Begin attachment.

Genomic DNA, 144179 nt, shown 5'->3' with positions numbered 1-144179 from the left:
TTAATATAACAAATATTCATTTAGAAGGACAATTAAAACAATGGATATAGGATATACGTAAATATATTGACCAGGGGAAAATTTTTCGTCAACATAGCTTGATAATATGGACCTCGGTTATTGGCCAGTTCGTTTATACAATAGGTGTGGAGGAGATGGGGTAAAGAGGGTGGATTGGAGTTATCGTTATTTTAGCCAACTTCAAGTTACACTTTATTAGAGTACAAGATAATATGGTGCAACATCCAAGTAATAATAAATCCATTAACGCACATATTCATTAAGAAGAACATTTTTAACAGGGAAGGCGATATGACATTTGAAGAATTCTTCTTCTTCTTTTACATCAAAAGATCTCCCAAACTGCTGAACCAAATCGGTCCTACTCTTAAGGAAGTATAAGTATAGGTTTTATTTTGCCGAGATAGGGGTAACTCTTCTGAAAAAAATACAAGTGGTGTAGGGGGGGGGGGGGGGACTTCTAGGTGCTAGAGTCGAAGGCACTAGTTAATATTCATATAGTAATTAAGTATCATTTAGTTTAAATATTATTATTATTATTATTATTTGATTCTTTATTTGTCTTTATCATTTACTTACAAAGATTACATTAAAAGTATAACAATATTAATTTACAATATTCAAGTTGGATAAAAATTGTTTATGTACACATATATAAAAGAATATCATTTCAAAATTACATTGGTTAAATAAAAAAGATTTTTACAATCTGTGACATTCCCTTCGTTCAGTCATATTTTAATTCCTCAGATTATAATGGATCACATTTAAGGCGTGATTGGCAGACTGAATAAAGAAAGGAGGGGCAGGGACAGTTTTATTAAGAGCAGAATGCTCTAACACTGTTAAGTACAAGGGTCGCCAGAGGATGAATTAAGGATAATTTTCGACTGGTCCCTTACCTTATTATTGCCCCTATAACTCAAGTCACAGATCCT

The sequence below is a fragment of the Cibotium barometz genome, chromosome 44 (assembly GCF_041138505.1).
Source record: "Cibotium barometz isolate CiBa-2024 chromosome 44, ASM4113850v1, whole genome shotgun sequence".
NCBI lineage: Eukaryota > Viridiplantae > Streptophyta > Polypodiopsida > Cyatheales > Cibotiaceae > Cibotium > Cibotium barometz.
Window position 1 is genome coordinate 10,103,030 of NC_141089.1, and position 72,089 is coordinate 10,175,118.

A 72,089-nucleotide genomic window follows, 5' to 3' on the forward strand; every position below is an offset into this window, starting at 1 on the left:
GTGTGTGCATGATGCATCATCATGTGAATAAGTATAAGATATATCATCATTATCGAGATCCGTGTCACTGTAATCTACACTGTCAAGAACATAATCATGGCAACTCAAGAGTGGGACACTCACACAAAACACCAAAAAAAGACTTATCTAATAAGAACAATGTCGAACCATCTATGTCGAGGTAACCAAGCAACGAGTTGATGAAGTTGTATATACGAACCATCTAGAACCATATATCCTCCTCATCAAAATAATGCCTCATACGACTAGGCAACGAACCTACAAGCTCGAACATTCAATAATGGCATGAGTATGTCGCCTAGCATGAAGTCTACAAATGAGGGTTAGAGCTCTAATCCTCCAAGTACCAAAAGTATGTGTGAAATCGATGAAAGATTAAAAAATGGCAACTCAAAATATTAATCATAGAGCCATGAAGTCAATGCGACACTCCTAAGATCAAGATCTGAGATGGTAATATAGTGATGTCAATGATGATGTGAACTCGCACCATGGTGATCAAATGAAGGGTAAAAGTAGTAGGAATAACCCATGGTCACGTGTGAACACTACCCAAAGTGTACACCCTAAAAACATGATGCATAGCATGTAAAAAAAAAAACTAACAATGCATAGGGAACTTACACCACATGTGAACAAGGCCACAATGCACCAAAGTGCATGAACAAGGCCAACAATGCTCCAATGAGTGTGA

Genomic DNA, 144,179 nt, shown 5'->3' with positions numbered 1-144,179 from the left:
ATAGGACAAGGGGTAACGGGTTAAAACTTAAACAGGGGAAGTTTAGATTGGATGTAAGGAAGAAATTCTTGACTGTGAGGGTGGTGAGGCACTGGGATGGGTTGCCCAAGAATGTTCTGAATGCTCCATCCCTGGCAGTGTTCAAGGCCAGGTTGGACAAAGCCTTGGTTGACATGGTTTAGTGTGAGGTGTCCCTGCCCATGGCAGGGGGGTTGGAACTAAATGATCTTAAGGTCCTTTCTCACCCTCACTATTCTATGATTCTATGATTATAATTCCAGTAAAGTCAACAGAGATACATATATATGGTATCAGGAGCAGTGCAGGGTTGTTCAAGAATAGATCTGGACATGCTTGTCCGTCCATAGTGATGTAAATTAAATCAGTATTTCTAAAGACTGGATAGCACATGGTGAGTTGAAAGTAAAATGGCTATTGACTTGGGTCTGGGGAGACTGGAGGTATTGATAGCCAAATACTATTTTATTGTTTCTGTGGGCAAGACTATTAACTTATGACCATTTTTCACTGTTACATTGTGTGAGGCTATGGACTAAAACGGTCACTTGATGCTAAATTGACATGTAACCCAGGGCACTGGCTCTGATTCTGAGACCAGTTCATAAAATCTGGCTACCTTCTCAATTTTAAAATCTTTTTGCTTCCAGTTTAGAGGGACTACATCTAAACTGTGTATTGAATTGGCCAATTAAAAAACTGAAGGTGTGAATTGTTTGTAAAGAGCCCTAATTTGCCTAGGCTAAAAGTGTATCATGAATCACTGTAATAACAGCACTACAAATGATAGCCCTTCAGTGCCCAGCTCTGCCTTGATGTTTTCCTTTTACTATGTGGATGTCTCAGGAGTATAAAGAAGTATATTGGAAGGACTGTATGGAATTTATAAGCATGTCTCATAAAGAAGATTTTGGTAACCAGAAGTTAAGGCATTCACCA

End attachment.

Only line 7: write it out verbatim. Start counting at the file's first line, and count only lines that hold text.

A 72,089-nucleotide genomic window follows, 5' to 3' on the forward strand; every position below is an offset into this window, starting at 1 on the left: